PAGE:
Want help to be a better parent? Don’t hold your breath.

 

What obligations does the State accept under Article 8 of the ECHR?

This is a post by Sarah Phillimore

No one has the right to expect the State to make them better parents

The high water mark of judicial denial of any ‘right’ to ask the state to pay for you to be a better parent, is found in Kent County Council v G & others [2005] UKHL 68. In this case, the House of Lords – as they then were – refused to accept that a therapeutic placement for the mother could legitimately fit within the ambit of section 38(6) of the Children Act.  In this case, the mother wanted an assessment of her response to  proposed psychotherapeutic treatment. Such an ‘assessment’ was in reality ‘treatment’ for the mother and no matter how valuable the information might be for the purposes of the eventual final decision in the care proceedings, it could not be brought within section 38(6) which focused rather upon the benefits of an assessment of the child.

However, the judgement in Kent, explicitly identifies something much more fundamental in human rights terms, than merely a wish to rescue the statutory interpretation of section 38(6). Rather, there is a clear rejection of the notion that parents have any right to seek assistance from the state to be better parents.

This is clearly set out in paragraph 24 of Lord Scott’s judgement where he grapples with that issue head on:

There is no dispute but that both Ellie and her parents have the right under article 8 of the Convention to “respect” for their “family life”. Mr Cohen QC submitted, as I understood it, that this right placed the state, and the County Council as an emanation of the state, under a positive obligation to provide for Ellie’s mother to have the benefit of the proposed therapeutic and assessment programme at the Cassel Hospital in order to provide Ellie and her family with the optimum chance of being able to live together as a family. He submitted that if section 38(6) were to be given a scope that did not extend to a direction that that programme be offered it would have deprived Ellie’s parents, and would deprive other parents in a similar position, of the chance to demonstrate that fundamental changes could be made within the necessary timescale so that it would be safe for them to parent their child. That may be so but the proposition that the refusal of the court to make that direction, or the unwillingness of the Council, or, for that matter, the NHS Trust or the legal aid authorities, to fund its implementation, would have constituted a breach of Ellie’s or the parents’ article 8 rights cannot, in my opinion, be accepted. There is no article 8 right to be made a better parent at public expense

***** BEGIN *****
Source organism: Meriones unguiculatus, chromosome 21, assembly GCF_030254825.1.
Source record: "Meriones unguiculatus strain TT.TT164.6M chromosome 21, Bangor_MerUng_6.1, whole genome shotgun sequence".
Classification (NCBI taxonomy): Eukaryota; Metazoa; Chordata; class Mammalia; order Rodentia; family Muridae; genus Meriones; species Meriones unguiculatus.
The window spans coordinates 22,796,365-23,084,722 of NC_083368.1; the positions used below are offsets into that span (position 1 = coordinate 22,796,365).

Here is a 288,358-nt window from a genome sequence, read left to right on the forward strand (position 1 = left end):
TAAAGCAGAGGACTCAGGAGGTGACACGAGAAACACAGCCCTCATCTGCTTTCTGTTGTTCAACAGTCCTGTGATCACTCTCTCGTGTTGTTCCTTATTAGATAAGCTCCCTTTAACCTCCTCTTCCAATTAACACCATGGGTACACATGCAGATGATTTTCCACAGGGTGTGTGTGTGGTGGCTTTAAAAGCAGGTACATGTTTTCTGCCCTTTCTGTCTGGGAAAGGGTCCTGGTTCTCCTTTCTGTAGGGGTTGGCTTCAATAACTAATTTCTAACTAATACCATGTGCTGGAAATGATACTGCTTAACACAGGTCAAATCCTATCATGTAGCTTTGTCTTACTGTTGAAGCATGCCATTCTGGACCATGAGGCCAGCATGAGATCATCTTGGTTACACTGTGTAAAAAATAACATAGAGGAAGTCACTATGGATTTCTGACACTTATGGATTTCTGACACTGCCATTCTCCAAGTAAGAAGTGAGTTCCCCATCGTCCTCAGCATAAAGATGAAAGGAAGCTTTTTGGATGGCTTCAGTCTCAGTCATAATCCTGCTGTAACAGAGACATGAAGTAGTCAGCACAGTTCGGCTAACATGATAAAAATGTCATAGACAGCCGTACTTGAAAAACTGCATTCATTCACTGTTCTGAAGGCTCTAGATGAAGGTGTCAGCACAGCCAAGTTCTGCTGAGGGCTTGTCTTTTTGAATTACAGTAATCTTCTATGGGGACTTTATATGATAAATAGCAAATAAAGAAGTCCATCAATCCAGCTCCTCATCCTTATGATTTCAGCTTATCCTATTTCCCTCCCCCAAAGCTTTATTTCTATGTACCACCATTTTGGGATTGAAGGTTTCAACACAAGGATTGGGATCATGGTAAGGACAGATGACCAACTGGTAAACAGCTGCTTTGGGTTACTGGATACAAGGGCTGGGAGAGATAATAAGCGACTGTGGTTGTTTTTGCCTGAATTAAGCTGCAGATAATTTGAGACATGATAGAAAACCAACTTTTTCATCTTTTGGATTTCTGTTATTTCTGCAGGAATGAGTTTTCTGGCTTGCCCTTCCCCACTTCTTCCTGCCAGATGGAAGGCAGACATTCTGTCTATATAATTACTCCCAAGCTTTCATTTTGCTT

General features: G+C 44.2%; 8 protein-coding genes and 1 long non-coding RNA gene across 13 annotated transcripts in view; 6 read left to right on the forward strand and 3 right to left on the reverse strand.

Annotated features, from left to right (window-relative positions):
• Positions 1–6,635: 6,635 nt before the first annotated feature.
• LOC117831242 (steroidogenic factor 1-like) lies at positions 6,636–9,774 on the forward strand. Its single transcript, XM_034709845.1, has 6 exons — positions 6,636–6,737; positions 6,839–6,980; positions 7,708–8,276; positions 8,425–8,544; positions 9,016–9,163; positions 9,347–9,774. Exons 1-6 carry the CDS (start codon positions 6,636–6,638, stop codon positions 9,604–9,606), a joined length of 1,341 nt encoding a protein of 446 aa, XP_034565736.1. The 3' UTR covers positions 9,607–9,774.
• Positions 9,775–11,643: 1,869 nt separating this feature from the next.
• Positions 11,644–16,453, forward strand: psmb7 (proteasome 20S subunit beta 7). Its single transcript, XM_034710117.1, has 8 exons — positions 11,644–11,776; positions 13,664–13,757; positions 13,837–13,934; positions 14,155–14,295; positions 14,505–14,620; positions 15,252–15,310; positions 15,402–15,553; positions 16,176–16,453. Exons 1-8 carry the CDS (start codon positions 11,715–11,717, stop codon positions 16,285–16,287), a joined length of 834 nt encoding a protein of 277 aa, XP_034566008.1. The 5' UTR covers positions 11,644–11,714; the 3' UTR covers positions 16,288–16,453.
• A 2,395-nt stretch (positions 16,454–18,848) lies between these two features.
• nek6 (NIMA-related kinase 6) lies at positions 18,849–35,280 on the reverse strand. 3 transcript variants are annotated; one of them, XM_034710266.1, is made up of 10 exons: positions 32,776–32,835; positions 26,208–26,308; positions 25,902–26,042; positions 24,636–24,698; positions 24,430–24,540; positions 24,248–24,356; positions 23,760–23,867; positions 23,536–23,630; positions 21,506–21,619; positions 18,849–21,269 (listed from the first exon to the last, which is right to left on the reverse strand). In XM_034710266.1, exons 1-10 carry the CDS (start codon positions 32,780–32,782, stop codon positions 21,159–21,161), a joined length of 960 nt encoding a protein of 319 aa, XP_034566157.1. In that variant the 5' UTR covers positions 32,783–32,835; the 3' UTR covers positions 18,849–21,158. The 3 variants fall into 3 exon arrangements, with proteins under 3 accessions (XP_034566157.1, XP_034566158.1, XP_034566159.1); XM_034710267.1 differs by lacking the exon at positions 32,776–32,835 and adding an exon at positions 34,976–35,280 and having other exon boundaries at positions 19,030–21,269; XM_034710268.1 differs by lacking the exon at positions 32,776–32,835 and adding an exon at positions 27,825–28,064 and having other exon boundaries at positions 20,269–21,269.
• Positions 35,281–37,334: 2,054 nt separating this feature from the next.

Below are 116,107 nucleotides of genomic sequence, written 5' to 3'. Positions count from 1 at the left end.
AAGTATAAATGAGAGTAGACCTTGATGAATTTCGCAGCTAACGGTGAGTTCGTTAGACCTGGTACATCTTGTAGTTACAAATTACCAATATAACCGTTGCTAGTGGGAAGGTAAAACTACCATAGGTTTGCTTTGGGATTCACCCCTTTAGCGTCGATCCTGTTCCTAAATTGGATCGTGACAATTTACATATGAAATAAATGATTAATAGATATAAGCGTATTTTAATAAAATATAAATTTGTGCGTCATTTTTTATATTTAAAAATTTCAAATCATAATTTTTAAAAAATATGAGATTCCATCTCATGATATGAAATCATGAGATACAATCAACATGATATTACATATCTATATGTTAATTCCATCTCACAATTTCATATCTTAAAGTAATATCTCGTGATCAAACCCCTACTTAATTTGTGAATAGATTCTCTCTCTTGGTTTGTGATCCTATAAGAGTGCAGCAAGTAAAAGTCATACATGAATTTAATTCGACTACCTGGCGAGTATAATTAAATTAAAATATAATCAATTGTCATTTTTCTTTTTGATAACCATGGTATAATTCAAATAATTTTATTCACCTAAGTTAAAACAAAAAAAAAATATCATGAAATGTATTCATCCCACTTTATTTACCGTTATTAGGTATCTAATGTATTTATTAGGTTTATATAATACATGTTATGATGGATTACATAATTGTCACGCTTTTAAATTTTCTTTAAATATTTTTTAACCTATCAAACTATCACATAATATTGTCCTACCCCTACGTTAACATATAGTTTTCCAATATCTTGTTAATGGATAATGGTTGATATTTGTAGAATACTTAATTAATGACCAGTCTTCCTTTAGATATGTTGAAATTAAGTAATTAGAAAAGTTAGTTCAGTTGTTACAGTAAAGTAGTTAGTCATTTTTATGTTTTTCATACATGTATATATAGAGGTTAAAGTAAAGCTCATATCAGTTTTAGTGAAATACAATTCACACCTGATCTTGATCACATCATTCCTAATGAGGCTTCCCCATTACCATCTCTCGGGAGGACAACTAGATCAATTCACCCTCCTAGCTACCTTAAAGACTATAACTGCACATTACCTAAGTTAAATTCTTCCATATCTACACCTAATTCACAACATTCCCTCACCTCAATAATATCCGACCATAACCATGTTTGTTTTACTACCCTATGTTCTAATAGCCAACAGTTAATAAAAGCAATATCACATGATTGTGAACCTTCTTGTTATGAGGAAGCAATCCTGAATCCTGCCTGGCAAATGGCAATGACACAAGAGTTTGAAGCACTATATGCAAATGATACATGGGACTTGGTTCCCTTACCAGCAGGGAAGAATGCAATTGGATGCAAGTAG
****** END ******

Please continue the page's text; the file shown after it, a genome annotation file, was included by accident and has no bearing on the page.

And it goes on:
The funding implications are stark. The family in the Kent case ended up getting their lengthy treatment funded by the LA; they benefitted enormously and ended up back in the community with no orders made and the family intact.  However, this came at a cost of more than £200,000 which caused the LA to appeal to the House of Lords after the fact,  as a matter of principle.

The Children Act 1989 does not identify on whom the cost of compliance with its directions is to fall. It can’t compel the LA to fund treatment which is outside the scope of section 38(6) of the Children Act. Medical or psychiatric treatment of a parent would ordinarily be funded by the local NHS Trust. The court has no powers in care proceedings to compel the NHS to fund anything. The Legal Services Commission confirmed in Kent that they would not fund any element of therapy or treatment.

 

What’s the cost/benefit analysis?

But who is doing the cost benefit analysis here? £200,000 for one family in one placement seems an enormous sum. But compare that to the likely costs of a family which had been left without that therapeutic intervention, who would have gone on to have more children, got involved in more care proceedings, required foster carers to be found etc, etc.